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  • Amy Osella

Folklore Has a New Medium



It is projected that in 2024, around 5.04 billion people have created social media accounts. Ways of communicating have been compressed across the board, shrunken into screens held in our hands– emojis have the ability to convey pleasure or disgust without words. Yet this compression of format isn’t without global reach. We have at our fingertips the ability to reach the billions of people that occupy online spaces. The internet contains a thriving community that oftentimes comes with its own lore. Gone are the days of Little Red Riding Hood, Paul Bunyan, the Ugly Duckling, Pandora’s Box, and the Tortoise and the Hare. Say hello to Grimace, the Roman Empire, Gag City, Barbenheimer, and Kevin James, fragments of the folklore of today: memes. 


Folklore is defined as, “the traditional beliefs, customs, and stories of a community, passed through the generations by word of mouth.” However, as times digitize, maybe this definition should too. While oral storytelling is still possible, everyday communication has advanced quite a bit with the aid of technology, allowing storytellers to reach wider audiences and assign visual aspects that correlate with our orating. With 5.04 billion perspectives, all with the ability to take memes into their own hands and alter them, the existence of an agreed upon ‘folklore’ seems less plausible these days. Though there will forever be alterations made to memes, there will always be the post from which something originated. This original post then accumulates a lore via the internet community it belongs to and how it goes on to be interacted with. The reception of the meme belongs as much to the lore as much as the initial background story.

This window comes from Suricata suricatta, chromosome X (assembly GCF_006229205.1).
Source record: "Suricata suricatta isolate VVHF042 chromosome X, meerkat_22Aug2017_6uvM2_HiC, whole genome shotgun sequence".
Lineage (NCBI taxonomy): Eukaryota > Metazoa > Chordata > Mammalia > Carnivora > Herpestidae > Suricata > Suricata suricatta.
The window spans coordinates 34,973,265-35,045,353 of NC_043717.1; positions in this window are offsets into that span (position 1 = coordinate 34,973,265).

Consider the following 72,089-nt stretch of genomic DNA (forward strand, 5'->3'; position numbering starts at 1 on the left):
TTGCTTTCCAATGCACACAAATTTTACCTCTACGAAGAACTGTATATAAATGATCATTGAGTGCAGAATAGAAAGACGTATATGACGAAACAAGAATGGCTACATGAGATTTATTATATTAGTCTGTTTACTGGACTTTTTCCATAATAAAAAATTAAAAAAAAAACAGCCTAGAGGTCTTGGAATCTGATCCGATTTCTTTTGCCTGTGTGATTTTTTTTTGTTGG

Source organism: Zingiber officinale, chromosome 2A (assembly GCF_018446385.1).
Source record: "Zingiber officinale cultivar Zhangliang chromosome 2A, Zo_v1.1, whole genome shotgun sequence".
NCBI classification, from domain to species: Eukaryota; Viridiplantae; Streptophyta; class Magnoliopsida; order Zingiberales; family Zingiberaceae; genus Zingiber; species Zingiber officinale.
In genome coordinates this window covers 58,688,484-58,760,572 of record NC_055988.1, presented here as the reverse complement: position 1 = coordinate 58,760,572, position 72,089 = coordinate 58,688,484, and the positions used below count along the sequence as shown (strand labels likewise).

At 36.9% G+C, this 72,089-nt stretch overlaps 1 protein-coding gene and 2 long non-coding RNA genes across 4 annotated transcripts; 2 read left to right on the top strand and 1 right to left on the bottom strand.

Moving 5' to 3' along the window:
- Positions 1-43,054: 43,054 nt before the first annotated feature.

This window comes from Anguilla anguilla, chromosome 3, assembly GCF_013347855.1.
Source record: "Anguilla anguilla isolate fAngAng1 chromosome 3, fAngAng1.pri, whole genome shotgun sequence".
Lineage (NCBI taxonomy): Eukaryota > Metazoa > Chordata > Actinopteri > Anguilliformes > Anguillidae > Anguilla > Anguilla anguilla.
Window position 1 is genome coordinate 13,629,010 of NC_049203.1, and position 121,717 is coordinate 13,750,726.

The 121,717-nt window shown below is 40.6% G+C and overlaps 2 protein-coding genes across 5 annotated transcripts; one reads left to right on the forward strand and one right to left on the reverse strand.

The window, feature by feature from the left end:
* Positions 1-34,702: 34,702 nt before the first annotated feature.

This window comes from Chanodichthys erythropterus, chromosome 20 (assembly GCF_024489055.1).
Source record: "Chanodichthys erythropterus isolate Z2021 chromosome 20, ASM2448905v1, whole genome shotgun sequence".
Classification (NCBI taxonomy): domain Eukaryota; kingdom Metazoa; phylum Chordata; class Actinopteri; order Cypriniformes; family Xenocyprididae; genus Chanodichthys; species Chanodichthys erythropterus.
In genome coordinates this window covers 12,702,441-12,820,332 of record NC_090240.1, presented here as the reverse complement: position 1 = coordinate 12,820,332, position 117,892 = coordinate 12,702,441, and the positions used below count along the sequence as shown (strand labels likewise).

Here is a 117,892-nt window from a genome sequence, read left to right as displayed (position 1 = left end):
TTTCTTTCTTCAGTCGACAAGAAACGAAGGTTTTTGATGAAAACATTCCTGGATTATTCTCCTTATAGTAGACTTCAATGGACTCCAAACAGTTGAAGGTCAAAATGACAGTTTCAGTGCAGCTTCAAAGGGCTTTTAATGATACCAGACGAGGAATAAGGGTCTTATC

I’m sure we all remember the craze of this past summer ‘23, where the hype around Barbenheimer (the simultaneous release of “Barbie” and “Oppenheimer”) consumed social media across platforms. The meme simultaneously created divisions and unity. People began taking sides based on which film they would rather see, while others took to seeing both on the same day. As the meme continued to circulate the internet it grew even more niche as the online community took it and turned it to fit more niches. My Tik Tok ‘For You’ page became flooded with everyone proclaiming pairings left and right of what their Barbenheimers were. Images of Selena Gomez and Miley Cyrus’s friendship flashed on the screen. Beyoncé’s “Renaissance Tour” and Taylor Swift’s “Eras Tour” films were released around each other and created a similar Renaissance-Era effect. “Five Nights at Freddy’s” and “Priscilla” befell the same fate of people’s own pairings (“Shrek” and “Monsters Inc,” “Ghostbusters” and “Gremlins,” “Magic Mike” and “Ted,” etc). Summer ‘23 also came in clutch with some anticapitalist orcas. An article released stated that orcas off the Iberian coast had learned how to capsize ships and were doing so while getting up to the frequency of three a day. The internet took this information and immediately made memes theorizing the orcas were seeking revenge on capitalists, and hypothesizing ways that the marine animals could come in contact with Jeff Bezos yacht. One of my personal favorites I’d love to get on a T-shirt was the meme that came out of a super cheese cut out orcas with the phrase, “I’m joining the war on orcas on the side of the orcas” written above. Within moments of the memes birth, it was taken over to mean something anticapitalist, not exactly the first adjective that comes to mind when encountering the marine mammal.